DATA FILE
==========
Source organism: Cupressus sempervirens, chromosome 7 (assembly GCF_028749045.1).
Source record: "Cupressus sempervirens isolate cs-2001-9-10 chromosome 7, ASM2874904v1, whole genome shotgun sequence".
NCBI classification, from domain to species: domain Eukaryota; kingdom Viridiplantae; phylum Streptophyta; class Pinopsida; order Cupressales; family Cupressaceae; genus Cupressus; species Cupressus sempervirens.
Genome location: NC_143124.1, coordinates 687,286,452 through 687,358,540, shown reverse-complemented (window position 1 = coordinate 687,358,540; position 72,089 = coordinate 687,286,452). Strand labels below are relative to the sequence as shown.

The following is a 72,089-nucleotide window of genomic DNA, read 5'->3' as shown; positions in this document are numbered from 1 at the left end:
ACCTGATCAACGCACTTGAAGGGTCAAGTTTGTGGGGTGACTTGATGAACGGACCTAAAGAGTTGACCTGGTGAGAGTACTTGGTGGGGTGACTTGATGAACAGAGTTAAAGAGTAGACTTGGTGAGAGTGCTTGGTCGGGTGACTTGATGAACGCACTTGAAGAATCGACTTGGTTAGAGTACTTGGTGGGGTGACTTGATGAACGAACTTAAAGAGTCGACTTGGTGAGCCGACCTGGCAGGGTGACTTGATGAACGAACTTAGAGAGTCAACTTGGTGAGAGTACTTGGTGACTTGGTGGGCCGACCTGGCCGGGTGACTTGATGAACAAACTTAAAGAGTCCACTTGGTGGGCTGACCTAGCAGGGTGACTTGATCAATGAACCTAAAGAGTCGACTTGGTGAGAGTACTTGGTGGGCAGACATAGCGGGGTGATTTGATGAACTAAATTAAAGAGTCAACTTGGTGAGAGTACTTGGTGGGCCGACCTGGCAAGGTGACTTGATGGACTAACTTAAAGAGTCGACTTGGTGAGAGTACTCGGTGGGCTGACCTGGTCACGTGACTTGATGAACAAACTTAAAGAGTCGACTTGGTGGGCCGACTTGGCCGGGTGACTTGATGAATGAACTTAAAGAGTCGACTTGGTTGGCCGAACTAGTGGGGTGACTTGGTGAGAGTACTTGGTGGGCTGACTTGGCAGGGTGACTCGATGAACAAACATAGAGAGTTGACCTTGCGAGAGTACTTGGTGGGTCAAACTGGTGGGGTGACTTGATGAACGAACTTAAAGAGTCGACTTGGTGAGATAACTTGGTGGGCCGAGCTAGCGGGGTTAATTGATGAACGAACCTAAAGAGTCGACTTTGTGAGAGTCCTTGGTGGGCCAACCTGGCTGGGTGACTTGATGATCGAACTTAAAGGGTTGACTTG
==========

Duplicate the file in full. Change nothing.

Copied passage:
Source organism: Cupressus sempervirens, chromosome 7 (assembly GCF_028749045.1).
Source record: "Cupressus sempervirens isolate cs-2001-9-10 chromosome 7, ASM2874904v1, whole genome shotgun sequence".
NCBI classification, from domain to species: domain Eukaryota; kingdom Viridiplantae; phylum Streptophyta; class Pinopsida; order Cupressales; family Cupressaceae; genus Cupressus; species Cupressus sempervirens.
Genome location: NC_143124.1, coordinates 687,286,452 through 687,358,540, shown reverse-complemented (window position 1 = coordinate 687,358,540; position 72,089 = coordinate 687,286,452). Strand labels below are relative to the sequence as shown.

The following is a 72,089-nucleotide window of genomic DNA, read 5'->3' as shown; positions in this document are numbered from 1 at the left end:
ACCTGATCAACGCACTTGAAGGGTCAAGTTTGTGGGGTGACTTGATGAACGGACCTAAAGAGTTGACCTGGTGAGAGTACTTGGTGGGGTGACTTGATGAACAGAGTTAAAGAGTAGACTTGGTGAGAGTGCTTGGTCGGGTGACTTGATGAACGCACTTGAAGAATCGACTTGGTTAGAGTACTTGGTGGGGTGACTTGATGAACGAACTTAAAGAGTCGACTTGGTGAGCCGACCTGGCAGGGTGACTTGATGAACGAACTTAGAGAGTCAACTTGGTGAGAGTACTTGGTGACTTGGTGGGCCGACCTGGCCGGGTGACTTGATGAACAAACTTAAAGAGTCCACTTGGTGGGCTGACCTAGCAGGGTGACTTGATCAATGAACCTAAAGAGTCGACTTGGTGAGAGTACTTGGTGGGCAGACATAGCGGGGTGATTTGATGAACTAAATTAAAGAGTCAACTTGGTGAGAGTACTTGGTGGGCCGACCTGGCAAGGTGACTTGATGGACTAACTTAAAGAGTCGACTTGGTGAGAGTACTCGGTGGGCTGACCTGGTCACGTGACTTGATGAACAAACTTAAAGAGTCGACTTGGTGGGCCGACTTGGCCGGGTGACTTGATGAATGAACTTAAAGAGTCGACTTGGTTGGCCGAACTAGTGGGGTGACTTGGTGAGAGTACTTGGTGGGCTGACTTGGCAGGGTGACTCGATGAACAAACATAGAGAGTTGACCTTGCGAGAGTACTTGGTGGGTCAAACTGGTGGGGTGACTTGATGAACGAACTTAAAGAGTCGACTTGGTGAGATAACTTGGTGGGCCGAGCTAGCGGGGTTAATTGATGAACGAACCTAAAGAGTCGACTTTGTGAGAGTCCTTGGTGGGCCAACCTGGCTGGGTGACTTGATGATCGAACTTAAAGGGTTGACTTG